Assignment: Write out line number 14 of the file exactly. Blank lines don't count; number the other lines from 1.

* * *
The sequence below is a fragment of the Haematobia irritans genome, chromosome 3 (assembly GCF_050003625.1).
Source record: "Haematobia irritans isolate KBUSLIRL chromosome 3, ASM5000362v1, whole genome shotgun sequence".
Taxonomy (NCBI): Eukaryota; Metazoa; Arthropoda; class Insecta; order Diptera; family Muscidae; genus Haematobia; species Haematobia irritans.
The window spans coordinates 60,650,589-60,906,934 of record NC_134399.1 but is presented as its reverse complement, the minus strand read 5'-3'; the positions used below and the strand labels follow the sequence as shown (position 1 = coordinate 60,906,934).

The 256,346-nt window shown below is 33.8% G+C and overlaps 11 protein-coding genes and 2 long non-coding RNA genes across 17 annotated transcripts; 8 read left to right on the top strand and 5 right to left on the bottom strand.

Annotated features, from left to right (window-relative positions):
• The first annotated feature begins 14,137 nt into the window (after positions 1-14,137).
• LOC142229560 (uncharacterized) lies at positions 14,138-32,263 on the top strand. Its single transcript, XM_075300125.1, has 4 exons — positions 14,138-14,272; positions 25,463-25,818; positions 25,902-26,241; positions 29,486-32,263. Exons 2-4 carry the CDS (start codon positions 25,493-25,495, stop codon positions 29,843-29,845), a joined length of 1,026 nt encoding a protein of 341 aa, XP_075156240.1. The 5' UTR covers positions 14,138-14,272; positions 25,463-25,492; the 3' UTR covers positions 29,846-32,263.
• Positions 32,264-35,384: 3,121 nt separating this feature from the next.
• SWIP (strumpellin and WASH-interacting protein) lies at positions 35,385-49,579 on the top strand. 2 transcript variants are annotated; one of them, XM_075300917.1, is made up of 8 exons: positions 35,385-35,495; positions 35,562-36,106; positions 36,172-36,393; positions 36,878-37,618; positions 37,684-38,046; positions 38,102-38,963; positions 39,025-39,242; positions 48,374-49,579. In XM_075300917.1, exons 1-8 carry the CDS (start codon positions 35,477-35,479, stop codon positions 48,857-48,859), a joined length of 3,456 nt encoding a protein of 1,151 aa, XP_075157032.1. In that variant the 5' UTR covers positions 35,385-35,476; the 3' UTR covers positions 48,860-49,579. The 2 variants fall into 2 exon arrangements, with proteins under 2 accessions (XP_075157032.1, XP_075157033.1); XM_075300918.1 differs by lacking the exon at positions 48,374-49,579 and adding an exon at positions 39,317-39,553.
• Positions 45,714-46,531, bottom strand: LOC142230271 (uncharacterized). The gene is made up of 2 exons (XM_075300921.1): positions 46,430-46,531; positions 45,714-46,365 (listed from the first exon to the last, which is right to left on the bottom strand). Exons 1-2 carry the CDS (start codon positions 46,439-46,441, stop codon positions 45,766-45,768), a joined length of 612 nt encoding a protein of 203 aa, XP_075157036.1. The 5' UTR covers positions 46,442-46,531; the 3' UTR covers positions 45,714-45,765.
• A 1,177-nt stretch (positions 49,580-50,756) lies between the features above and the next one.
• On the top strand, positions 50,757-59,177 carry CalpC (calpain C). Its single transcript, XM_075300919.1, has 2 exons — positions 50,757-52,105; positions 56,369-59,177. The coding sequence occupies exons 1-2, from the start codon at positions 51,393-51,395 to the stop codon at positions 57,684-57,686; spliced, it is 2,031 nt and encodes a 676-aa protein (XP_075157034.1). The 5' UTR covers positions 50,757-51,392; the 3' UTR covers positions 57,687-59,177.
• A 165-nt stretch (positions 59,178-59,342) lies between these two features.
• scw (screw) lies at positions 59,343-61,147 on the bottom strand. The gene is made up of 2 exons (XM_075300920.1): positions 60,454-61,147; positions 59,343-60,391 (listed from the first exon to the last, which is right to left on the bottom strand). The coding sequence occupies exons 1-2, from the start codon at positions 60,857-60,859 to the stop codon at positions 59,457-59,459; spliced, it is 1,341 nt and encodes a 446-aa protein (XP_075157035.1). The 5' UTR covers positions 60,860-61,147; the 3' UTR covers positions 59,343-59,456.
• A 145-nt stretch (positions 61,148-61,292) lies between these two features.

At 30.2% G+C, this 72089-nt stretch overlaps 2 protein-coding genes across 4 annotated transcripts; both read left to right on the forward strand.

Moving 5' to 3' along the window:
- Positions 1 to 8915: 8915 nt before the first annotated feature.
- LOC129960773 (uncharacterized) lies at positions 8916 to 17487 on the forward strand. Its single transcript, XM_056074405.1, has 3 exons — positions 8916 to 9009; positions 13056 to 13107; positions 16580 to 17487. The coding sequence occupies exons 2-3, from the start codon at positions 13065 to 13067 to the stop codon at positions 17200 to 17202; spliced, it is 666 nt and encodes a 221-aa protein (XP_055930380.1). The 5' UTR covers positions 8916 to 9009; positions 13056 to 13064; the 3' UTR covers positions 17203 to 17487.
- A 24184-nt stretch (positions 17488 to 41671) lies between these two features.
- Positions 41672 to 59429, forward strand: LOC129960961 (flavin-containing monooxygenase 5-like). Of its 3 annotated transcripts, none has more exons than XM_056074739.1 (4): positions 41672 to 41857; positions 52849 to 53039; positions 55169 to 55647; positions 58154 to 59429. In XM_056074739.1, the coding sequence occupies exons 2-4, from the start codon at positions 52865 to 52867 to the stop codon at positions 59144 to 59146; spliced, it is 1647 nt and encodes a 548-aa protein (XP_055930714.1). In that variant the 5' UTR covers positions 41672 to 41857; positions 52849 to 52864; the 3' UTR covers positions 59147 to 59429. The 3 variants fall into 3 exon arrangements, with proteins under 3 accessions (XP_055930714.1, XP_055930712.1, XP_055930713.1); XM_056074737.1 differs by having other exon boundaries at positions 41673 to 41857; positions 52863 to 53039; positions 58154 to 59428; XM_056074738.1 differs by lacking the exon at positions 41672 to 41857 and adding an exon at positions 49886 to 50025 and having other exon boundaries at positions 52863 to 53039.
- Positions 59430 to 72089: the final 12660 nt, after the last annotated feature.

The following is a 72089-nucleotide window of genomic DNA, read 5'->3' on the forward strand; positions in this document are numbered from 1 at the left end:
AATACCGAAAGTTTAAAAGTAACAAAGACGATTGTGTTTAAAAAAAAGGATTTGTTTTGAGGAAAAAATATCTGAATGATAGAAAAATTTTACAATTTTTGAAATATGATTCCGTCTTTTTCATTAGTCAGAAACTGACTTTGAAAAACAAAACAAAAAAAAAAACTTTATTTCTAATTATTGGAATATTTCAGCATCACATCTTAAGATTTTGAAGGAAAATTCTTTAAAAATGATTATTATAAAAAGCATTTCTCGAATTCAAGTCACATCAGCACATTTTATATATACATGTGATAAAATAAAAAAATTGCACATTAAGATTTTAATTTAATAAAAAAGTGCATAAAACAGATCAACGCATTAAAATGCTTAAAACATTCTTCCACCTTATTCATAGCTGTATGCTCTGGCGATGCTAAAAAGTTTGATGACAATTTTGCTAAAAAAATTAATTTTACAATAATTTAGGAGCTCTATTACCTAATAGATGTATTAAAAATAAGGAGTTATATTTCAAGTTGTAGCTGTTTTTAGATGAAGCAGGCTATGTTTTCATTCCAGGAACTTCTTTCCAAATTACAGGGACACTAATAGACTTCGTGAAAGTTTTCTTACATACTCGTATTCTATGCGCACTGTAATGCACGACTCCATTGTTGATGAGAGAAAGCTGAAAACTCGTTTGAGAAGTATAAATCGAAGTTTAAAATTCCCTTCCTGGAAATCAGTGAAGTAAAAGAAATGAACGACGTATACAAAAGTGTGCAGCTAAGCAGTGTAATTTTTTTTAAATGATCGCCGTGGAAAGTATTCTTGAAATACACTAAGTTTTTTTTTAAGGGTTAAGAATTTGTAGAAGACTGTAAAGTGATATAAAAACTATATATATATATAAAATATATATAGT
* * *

• A 165-nt stretch (positions 59,178-59,342) lies between these two features.